Investigating school emergency drills

emergeny-escape-1444953Daniel Espitia Cuellar, Aztec Voice

Many students can remember having school drills since they were in elementary school, being introduced to it with little to no reason.

Some actually may think it’s as easy as just sending people outside for a fire drill or putting kids in random hallways for a tornado drill, but that isn’t the case.

For a fire drill, things have to be set up beforehand in order for students to get to where they’re supposed to be. The National Fire Protection Association (NFPA) suggests a few safety tips for preparing fire drills.

According to the NFPA, “Principals, teachers or other school staff must inspect all exits daily to ensure that stairways, doors and other exits are working properly and are unblocked. Every room in the school should have a map posted identifying two ways out. In schools with open floor plans, exit paths should be obvious and kept free of obstruction.”

The locations also have to be predetermined before the day of the drill. Taking students outside is only half the work. The National Weather Service’s Storm Prediction Center (SPC) gives us some insight on how to prepare and arrange tornado drills for practice.

According to the SPC, “The most important part of tornado safety in schools, and in similar logistical arrangements such as nursing homes, is to develop a good tornado safety plan tailored to your building design and ability to move people.”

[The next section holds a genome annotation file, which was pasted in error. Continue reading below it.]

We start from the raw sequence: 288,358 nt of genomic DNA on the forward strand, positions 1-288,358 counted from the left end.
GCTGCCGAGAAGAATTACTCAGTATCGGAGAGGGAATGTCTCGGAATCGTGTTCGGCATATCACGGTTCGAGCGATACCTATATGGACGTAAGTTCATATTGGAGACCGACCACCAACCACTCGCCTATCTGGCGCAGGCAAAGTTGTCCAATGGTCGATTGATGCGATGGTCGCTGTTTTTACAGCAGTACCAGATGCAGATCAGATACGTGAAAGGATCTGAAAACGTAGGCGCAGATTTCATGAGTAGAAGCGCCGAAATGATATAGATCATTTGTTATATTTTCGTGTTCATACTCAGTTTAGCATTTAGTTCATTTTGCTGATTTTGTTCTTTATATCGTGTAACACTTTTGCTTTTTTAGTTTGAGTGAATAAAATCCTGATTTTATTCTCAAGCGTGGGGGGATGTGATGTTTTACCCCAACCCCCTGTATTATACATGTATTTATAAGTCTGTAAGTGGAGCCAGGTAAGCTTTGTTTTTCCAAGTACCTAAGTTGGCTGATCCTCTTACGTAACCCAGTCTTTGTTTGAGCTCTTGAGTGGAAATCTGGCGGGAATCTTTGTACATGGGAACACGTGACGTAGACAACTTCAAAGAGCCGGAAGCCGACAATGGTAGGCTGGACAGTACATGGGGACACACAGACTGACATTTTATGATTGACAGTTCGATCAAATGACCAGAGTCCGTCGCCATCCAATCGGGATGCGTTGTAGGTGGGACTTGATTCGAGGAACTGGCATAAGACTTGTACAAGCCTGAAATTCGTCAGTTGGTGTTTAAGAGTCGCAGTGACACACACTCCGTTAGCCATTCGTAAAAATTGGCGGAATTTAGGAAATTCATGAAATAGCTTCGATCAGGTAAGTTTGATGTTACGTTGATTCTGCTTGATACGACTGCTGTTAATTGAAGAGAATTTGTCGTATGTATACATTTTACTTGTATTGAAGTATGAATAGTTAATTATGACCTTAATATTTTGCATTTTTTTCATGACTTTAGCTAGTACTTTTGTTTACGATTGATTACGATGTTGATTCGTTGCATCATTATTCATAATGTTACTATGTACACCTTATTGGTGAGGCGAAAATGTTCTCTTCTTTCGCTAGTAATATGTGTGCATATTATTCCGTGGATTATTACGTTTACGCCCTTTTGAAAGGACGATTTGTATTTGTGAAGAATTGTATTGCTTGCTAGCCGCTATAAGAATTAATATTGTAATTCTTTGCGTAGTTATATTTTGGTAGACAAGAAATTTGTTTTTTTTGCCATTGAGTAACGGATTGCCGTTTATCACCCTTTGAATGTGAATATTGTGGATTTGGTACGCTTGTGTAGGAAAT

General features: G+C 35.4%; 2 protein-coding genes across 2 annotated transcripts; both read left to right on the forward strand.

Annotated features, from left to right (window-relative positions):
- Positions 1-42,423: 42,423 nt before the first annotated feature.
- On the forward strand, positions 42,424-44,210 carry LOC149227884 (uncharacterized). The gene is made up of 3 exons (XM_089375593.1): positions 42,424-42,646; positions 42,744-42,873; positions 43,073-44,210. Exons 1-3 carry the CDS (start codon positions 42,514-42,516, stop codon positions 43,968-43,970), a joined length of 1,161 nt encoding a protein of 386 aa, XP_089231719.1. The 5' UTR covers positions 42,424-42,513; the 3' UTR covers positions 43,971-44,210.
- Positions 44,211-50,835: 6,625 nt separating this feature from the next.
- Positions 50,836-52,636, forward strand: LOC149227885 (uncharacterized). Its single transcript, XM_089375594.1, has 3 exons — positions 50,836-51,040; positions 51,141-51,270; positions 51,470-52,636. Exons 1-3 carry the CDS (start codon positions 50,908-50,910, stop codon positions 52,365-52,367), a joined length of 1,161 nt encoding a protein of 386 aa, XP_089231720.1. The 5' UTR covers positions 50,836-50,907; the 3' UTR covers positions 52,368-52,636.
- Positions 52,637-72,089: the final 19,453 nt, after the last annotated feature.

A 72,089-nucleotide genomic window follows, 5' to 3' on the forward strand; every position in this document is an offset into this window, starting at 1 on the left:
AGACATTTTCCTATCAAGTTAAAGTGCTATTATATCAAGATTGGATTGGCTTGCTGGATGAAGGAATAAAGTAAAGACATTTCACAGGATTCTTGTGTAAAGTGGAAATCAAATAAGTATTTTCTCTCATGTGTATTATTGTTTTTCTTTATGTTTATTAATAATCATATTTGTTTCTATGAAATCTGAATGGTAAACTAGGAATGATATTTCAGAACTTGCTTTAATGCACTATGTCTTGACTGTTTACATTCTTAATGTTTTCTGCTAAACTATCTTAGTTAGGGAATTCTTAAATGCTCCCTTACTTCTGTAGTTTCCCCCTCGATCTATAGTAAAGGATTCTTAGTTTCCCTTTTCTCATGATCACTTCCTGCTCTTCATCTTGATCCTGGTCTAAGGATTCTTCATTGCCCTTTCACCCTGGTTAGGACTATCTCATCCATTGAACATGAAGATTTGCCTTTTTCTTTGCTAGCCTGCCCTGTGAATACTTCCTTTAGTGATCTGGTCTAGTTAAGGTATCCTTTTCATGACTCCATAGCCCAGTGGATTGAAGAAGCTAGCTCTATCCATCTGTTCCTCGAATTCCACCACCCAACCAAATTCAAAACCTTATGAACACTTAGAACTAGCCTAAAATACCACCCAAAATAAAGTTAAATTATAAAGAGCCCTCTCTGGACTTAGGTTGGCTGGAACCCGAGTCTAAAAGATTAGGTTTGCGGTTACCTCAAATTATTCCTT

At Alta Vista High School, Vice Principal Devon Teran manages the drills. He knows where each exit is and helps fix problems with the routine.

“Here at AV, we have five fire drills, two tornado drills and one intruder drill,” Teran said. “For each one, we have students head out of one of the exits we have. When these drills are happening, I keep an eye what way works and what doesn’t [in order] to improve.”

Opinions vary on whether or not these drills are useful to students. Junior Alex Gloria thinks that this isn’t very handy for students.

“I do not find it useful at all. It wastes my time and everyone else’s time because of how long it takes to exit the building. The natural human instinct when they see the building is on fire is to get out and stay away. The drills don’t show us anything new,” said Gloria.

On the contrary, the algebra II teacher Ryan Marrs thinks drills at school are very helpful.

“I think fire and tornado drills are very useful at schools. If we didn’t show our students the routine, when there’s a real fire, our students would go up in flames, and the school would become a crematory,” said Marrs.


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